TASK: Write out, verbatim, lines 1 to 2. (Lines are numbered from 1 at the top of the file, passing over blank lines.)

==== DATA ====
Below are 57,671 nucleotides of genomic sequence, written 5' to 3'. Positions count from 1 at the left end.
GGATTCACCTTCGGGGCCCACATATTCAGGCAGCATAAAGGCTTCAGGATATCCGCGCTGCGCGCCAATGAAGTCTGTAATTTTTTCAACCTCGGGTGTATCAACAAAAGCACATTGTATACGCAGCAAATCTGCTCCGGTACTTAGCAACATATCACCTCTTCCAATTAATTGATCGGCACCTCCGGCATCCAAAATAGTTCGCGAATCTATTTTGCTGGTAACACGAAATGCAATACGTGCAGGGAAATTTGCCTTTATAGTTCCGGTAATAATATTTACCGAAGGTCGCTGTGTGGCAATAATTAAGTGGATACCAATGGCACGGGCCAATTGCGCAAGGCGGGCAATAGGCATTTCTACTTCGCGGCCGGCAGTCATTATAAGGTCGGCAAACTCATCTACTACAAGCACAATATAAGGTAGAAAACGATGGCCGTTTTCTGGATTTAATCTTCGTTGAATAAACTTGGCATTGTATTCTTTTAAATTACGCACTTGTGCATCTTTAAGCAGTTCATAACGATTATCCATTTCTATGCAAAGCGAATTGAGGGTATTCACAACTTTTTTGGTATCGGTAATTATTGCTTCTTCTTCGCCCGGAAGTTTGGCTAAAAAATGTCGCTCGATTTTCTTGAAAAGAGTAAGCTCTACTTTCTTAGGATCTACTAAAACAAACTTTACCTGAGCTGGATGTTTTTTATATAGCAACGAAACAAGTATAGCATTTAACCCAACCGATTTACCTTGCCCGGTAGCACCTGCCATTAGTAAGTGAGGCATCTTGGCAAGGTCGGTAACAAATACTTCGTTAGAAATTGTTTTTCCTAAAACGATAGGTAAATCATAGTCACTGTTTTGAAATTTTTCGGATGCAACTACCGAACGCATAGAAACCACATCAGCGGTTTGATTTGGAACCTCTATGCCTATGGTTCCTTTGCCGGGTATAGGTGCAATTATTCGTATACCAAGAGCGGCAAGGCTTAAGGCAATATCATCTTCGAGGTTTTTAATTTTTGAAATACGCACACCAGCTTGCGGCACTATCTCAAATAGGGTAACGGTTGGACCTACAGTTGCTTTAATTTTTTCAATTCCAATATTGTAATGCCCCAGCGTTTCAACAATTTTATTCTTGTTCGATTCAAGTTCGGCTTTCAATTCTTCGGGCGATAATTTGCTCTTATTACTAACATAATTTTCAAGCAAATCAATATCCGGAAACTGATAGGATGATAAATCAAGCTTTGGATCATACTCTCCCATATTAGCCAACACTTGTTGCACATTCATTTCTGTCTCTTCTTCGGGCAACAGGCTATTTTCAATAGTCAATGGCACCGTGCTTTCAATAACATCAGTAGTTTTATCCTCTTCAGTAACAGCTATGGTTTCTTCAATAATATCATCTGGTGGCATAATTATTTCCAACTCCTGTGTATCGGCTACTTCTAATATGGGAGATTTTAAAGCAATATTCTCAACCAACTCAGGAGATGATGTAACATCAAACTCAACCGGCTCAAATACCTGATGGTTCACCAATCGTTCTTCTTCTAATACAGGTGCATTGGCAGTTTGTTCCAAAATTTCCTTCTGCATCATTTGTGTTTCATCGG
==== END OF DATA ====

Below are 57,671 nucleotides of genomic sequence, written 5' to 3'. Positions count from 1 at the left end.
GGATTCACCTTCGGGGCCCACATATTCAGGCAGCATAAAGGCTTCAGGATATCCGCGCTGCGCGCCAATGAAGTCTGTAATTTTTTCAACCTCGGGTGTATCAACAAAAGCACATTGTATACGCAGCAAATCTGCTCCGGTACTTAGCAACATATCACCTCTTCCAATTAATTGATCGGCACCTCCGGCATCCAAAATAGTTCGCGAATCTATTTTGCTGGTAACACGAAATGCAATACGTGCAGGGAAATTTGCCTTTATAGTTCCGGTAATAATATTTACCGAAGGTCGCTGTGTGGCAATAATTAAGTGGATACCAATGGCACGGGCCAATTGCGCAAGGCGGGCAATAGGCATTTCTACTTCGCGGCCGGCAGTCATTATAAGGTCGGCAAACTCATCTACTACAAGCACAATATAAGGTAGAAAACGATGGCCGTTTTCTGGATTTAATCTTCGTTGAATAAACTTGGCATTGTATTCTTTTAAATTACGCACTTGTGCATCTTTAAGCAGTTCATAACGATTATCCATTTCTATGCAAAGCGAATTGAGGGTATTCACAACTTTTTTGGTATCGGTAATTATTGCTTCTTCTTCGCCCGGAAGTTTGGCTAAAAAATGTCGCTCGATTTTCTTGAAAAGAGTAAGCTCTACTTTCTTAGGATCTACTAAAACAAACTTTACCTGAGCTGGATGTTTTTTATATAGCAACGAAACAAGTATAGCATTTAACCCAACCGATTTACCTTGCCCGGTAGCACCTGCCATTAGTAAGTGAGGCATCTTGGCAAGGTCGGTAACAAATACTTCGTTAGAAATTGTTTTTCCTAAAACGATAGGTAAATCATAGTCACTGTTTTGAAATTTTTCGGATGCAACTACCGAACGCATAGAAACCACATCAGCGGTTTGATTTGGAACCTCTATGCCTATGGTTCCTTTGCCGGGTATAGGTGCAATTATTCGTATACCAAGAGCGGCAAGGCTTAAGGCAATATCATCTTCGAGGTTTTTAATTTTTGAAATACGCACACCAGCTTGCGGCACTATCTCAAATAGGGTAACGGTTGGACCTACAGTTGCTTTAATTTTTTCAATTCCAATATTGTAATGCCCCAGCGTTTCAACAATTTTATTCTTGTTCGATTCAAGTTCGGCTTTCAATTCTTCGGGCGATAATTTGCTCTTATTACTAACATAATTTTCAAGCAAATCAATATCCGGAAACTGATAGGATGATAAATCAAGCTTTGGATCATACTCTCCCATATTAGCCAACACTTGTTGCACATTCATTTCTGTCTCTTCTTCGGGCAACAGGCTATTTTCAATAGTCAATGGCACCGTGCTTTCAATAACATCAGTAGTTTTATCCTCTTCAGTAACAGCTATGGTTTCTTCAATAATATCATCTGGTGGCATAATTATTTCCAACTCCTGTGTATCGGCTACTTCTAATATGGGAGATTTTAAAGCAATATTCTCAACCAACTCAGGAGATGATGTAACATCAAACTCAACCGGCTCAAATACCTGATGGTTCACCAATCGTTCTTCTTCTAATACAGGTGCATTGGCAGTTTGTTCCAAAATTTCCTTCTGCATCATTTGTGTTTCATCGG